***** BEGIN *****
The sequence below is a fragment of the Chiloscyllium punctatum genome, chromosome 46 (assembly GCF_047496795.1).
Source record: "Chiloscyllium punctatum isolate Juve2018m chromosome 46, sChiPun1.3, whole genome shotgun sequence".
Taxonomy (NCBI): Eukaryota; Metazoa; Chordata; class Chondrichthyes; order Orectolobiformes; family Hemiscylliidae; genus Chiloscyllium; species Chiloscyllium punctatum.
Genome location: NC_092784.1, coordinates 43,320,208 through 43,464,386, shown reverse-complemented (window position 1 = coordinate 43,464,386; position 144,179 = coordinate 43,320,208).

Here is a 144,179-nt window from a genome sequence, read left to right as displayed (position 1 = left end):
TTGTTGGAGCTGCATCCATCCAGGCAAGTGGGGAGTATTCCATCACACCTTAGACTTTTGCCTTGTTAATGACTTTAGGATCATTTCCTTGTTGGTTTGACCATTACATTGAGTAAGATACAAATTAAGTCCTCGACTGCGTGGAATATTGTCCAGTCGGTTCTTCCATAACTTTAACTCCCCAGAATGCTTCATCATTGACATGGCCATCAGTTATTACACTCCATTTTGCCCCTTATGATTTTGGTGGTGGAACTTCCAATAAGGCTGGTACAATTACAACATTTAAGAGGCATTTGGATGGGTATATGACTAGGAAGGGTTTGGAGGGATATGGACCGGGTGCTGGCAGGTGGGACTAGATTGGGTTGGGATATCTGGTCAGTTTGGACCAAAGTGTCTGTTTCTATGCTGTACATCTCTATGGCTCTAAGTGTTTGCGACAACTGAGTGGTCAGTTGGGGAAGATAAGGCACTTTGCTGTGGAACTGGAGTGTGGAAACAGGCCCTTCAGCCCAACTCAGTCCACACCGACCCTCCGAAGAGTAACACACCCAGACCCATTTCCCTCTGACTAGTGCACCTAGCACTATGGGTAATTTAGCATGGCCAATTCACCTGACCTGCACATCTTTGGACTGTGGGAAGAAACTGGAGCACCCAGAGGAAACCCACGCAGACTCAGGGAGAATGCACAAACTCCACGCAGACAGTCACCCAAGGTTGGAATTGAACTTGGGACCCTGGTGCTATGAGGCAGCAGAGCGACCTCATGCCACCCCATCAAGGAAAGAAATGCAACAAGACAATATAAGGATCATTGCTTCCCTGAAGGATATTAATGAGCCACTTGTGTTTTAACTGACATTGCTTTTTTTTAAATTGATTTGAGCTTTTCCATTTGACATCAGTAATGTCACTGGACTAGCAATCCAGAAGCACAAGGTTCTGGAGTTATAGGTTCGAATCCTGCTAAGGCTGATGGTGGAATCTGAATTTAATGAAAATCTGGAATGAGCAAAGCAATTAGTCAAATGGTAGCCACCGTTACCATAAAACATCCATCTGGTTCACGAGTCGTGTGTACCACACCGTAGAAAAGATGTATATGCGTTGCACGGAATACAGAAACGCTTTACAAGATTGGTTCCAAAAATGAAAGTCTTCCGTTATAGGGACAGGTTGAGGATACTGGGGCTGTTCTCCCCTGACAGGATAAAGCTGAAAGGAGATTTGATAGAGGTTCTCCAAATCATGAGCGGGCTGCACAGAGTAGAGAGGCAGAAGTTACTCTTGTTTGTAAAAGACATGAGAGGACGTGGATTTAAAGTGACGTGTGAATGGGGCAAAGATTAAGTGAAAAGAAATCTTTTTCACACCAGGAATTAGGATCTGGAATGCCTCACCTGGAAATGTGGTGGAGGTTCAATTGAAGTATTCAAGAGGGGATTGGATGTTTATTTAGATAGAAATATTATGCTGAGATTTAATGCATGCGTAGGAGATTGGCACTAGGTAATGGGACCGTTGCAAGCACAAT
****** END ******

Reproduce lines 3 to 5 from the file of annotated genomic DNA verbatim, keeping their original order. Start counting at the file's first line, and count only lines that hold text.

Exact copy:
Taxonomy (NCBI): Eukaryota; Metazoa; Chordata; class Chondrichthyes; order Orectolobiformes; family Hemiscylliidae; genus Chiloscyllium; species Chiloscyllium punctatum.
Genome location: NC_092784.1, coordinates 43,320,208 through 43,464,386, shown reverse-complemented (window position 1 = coordinate 43,464,386; position 144,179 = coordinate 43,320,208).

Here is a 144,179-nt window from a genome sequence, read left to right as displayed (position 1 = left end):